CSU Rams

Throwback Thursday: Bradlee Van Pelt spikes on a CU player


Bradlee Van Pelt is the man. At least, in the eyes of Colorado State Rams Football fans.

Van Pelt is the most iconic Rams player in the last 20 years – though Rashard Higgins is likely the best – and maybe nothing solidified the former quarterback's legacy quite like his spike on the helmet of a University of Colorado player.

But first, let's rewind a bit to set the scene.

In 2001, Van Pelt's sophomore season, the No. 24 Rams were killed by Colorado in the Rocky Mountain Showdown 41-14. Losing to the in-state rival is one thing, but having it happen in blowout fashion stings.

But in 2002, it was CSU's chance to shine. And Van Pelt's opportunity to exact revenge.

Colorado led 14-13 with under seven minutes left in the game before Van Pelt stole the show and spiked a dagger into the Buffaloes' heart.

On 1st and 10 from the Buffs' 23, he takes the ball from under center, roams left and fake pitches the ball before taking off and busting it outside to the right to score.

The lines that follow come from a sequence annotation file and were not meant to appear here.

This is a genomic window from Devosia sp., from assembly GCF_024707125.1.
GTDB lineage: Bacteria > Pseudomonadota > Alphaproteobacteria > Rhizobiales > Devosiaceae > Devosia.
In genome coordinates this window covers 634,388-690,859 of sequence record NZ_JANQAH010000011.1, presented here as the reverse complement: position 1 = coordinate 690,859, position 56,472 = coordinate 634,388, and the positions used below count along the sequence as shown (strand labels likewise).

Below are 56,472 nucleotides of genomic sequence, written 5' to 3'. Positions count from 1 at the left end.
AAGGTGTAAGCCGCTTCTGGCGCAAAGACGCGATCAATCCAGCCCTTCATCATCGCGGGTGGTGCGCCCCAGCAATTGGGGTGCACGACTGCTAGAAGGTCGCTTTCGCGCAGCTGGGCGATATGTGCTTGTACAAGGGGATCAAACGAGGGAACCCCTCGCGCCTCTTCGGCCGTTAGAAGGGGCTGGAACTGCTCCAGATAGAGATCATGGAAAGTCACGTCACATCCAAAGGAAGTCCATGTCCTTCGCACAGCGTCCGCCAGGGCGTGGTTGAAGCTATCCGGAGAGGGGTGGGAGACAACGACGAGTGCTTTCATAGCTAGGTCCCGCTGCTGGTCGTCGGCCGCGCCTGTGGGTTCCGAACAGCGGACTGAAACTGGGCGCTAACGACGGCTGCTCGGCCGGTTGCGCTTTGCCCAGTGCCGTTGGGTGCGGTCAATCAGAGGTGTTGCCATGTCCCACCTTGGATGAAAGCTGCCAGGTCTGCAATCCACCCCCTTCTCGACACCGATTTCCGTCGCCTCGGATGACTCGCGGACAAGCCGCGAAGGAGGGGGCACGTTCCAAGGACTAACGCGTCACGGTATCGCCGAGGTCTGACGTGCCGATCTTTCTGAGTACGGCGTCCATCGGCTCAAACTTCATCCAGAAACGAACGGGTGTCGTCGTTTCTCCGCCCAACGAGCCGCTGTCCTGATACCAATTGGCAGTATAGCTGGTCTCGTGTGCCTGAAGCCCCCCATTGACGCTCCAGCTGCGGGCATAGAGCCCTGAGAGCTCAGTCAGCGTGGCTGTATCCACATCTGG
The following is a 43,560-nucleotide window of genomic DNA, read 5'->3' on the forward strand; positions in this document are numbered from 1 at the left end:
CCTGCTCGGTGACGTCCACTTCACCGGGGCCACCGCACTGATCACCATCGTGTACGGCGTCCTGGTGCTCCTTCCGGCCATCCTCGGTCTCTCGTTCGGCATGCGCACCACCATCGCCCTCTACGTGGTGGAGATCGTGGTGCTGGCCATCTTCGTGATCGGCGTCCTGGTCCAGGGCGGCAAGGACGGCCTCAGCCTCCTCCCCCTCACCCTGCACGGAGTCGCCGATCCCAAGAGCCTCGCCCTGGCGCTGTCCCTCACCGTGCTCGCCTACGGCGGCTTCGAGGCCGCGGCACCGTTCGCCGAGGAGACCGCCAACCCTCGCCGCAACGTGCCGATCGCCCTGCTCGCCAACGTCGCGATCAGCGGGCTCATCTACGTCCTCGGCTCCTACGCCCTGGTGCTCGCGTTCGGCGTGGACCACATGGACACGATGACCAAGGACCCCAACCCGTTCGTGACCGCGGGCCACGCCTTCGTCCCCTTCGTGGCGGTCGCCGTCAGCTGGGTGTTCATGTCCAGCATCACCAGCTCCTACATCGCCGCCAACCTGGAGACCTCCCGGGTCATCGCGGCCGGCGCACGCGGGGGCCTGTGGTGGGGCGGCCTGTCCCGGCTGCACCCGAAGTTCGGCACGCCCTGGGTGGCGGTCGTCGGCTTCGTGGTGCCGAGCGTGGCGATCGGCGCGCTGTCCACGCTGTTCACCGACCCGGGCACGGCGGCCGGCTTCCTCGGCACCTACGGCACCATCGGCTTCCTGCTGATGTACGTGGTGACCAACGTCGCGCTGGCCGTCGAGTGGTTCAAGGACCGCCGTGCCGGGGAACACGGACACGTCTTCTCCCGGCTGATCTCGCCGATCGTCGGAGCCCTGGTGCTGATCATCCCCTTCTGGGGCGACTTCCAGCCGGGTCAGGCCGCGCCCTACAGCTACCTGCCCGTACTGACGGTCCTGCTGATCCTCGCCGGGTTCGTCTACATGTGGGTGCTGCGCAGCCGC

With the dual-threat quarterback clearly about to cross the goal line, CU safety Roderick Sneed still dove after BVP, who immediately spun around and spiked the ball off Sneed's helmet.

There were no flags. No confrontations.

But that spike spoke volumes about how much Van Pelt loathed the Buffs and how heated the rivalry really was back then. It was the underdog venting his pent up frustrations, it was David taking down Goliath; it was Van Pelt putting the Rams on his broad shoulders and carrying them to victory.

The Rams were victorious, 19-14, due to BVP's remarkable run in one of the most memorable Rocky Mountain Showdowns in the last few decades. Following the win, CU dropped from No. 7 to No. 19 in the country while Colorado State went from unranked to No. 21 overnight.

Of course, the touchdown-and-spike by Van Pelt is legendary, as was his entire career at Colorado State. In 2013, he was inducted into the CSU Sports Hall of Fame and the highlight reel, complete with commentary from Sonny Lubick, is extraordinary.


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